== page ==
My senior column is coming a week later than those of my peers. Originally, I had planned to publish one alongside them, but I sat in front of a blank word document, completely unsure of what to say. I have never been a sentimental person, so my original column was one I hoped would make people laugh. It was going to be an open love letter to my favorite baseball player, who also happens to be incredibly mediocre: Bobby Parnell. Yet when the time came to write, it felt wrong. I opted not to do a column.
Then I read the work my peers wrote for their columns. Later that night, I attended our Daily Campus end-of-year banquet. I listened to speech after speech of people who have dedicated so much time to this publication, and at first I couldn’t help but feel that I hadn’t contributed enough. I was not editing or designing content. I spent less than an hour a week at the DC building, so how could I even compare myself to them? But by the end of the night, it had become incredibly apparent that my time at the DC allowed me to do things I never could have imagined, and that’s what I should have written about from the start.
Almost two years ago, I sent an email to then-sports editor Dan Madigan. Essentially, I told Dan that I was not much of a writer, but I like sports and I like economics and I like how the two interact. Dan immediately responded, telling me that none of their current writers had that niche interest, and I would be a welcome addition.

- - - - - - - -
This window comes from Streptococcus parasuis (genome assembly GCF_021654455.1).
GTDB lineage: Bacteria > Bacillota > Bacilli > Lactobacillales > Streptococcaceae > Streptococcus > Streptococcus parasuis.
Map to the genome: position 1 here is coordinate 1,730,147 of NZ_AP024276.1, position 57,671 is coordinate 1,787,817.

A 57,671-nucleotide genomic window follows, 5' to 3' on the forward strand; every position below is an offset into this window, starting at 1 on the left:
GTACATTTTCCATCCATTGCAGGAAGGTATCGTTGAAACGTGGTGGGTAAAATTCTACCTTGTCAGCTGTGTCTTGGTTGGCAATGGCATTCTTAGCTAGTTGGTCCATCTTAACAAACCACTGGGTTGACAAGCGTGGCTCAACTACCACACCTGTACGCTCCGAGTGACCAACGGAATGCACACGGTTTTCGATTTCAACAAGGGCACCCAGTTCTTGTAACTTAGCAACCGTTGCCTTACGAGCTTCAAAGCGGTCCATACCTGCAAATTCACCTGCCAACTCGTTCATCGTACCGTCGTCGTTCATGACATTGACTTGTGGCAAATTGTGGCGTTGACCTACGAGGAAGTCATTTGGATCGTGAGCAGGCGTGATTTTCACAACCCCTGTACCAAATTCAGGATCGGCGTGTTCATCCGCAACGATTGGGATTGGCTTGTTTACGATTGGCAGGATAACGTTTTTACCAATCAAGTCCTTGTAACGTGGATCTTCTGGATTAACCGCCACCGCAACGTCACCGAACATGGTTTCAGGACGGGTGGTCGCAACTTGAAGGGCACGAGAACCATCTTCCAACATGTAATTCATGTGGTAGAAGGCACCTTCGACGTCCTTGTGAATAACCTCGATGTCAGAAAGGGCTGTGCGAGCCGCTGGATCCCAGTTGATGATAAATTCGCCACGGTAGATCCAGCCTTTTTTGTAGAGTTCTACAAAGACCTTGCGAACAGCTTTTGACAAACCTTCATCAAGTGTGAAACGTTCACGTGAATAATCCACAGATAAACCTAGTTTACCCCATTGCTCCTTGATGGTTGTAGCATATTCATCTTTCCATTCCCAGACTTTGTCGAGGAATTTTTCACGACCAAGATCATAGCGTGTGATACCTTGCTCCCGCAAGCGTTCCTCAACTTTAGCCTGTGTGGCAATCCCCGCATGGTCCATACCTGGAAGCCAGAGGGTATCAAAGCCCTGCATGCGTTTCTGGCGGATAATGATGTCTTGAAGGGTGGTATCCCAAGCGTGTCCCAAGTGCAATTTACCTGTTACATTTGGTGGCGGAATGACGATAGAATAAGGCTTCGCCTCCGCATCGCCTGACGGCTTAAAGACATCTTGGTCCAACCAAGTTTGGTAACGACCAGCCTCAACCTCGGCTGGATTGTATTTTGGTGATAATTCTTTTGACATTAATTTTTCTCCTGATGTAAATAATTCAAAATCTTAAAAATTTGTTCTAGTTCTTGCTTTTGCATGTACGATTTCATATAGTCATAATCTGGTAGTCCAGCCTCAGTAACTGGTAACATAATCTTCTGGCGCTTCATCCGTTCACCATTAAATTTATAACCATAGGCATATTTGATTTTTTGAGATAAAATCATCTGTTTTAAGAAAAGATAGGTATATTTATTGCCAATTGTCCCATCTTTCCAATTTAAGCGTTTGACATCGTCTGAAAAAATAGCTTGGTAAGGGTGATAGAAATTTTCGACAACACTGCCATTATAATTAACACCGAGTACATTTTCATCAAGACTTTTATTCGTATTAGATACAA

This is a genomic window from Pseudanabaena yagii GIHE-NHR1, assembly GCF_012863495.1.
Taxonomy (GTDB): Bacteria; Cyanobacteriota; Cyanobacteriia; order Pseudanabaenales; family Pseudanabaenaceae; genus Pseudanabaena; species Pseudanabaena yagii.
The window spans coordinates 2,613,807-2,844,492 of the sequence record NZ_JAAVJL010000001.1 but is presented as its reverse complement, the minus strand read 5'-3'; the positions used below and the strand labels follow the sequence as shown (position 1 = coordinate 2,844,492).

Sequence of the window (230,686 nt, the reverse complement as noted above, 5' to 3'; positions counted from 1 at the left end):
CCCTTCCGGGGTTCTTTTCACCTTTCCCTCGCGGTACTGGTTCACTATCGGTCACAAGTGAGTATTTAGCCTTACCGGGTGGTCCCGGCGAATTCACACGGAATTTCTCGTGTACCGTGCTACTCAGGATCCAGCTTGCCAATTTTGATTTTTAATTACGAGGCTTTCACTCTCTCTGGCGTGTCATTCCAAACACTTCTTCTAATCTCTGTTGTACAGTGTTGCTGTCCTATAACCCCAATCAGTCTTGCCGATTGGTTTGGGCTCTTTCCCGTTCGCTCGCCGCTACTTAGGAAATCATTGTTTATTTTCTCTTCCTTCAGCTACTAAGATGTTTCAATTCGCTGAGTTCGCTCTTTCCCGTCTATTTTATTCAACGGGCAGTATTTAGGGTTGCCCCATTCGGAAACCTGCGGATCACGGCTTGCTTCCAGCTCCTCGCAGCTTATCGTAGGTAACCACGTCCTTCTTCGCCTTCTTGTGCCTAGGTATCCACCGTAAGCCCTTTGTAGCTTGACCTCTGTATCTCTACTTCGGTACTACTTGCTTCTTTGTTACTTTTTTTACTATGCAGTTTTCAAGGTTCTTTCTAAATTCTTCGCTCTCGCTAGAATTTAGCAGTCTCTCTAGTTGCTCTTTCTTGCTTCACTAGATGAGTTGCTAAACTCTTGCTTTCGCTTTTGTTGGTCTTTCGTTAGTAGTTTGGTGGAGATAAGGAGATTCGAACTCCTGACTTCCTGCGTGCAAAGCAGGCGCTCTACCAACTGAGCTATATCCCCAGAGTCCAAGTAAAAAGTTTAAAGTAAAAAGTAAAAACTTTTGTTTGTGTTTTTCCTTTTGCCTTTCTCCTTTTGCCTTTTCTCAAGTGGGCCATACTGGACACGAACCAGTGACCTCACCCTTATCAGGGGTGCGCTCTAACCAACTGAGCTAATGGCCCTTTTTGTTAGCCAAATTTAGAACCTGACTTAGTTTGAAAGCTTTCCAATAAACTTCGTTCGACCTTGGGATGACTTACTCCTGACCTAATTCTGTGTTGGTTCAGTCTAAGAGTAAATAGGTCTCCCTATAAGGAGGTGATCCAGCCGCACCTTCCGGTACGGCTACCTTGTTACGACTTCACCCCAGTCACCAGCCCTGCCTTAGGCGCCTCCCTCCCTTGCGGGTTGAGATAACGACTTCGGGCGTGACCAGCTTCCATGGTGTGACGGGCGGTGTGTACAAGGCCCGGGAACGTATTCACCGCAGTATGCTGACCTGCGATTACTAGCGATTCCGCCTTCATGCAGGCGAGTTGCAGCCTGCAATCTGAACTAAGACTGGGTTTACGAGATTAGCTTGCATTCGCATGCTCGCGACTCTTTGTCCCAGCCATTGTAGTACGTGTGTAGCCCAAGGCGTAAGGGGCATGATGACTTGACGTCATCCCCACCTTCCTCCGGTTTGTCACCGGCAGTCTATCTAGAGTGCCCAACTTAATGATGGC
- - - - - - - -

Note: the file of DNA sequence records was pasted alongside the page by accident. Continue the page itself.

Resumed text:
As I’ve spent more and more time in the sports world since then, I realize how incredible Dan was for saying that. So many people in this line of work would have laughed if they heard me say those words, and I assure you people have. Men have made a habit of not taking me seriously, and I fully expected that going in. It’s only just occurring to me now that never once during my work for the DC was I made to feel less than my male counterparts. My gender almost never played a role. The only time it did was when Dan decided to dedicate an entire week of our section to Women in Sports. I was asked to write a personal column about my experience, and the feedback I received from my colleagues was overwhelming.
I may not have spent a lot of time working at the DC building, but I spent my time elsewhere. My DC experience was in press boxes. I was given the opportunity to cover four women’s sports teams here at UConn, including the national champion field hockey team. I’ve spoken one-on-one with five different head coaches. I’ve interviewed female players and been given the opportunity to shine light on their success and their effort which all too often is swept under the rug in favor of men’s sports. I wrote a feature on softball head coach Jen McIntyre for Women in Sports Week. I have published several stories on the success of female marathon runners. But the incredible thing about all of this is that I was not subjected to only write about women.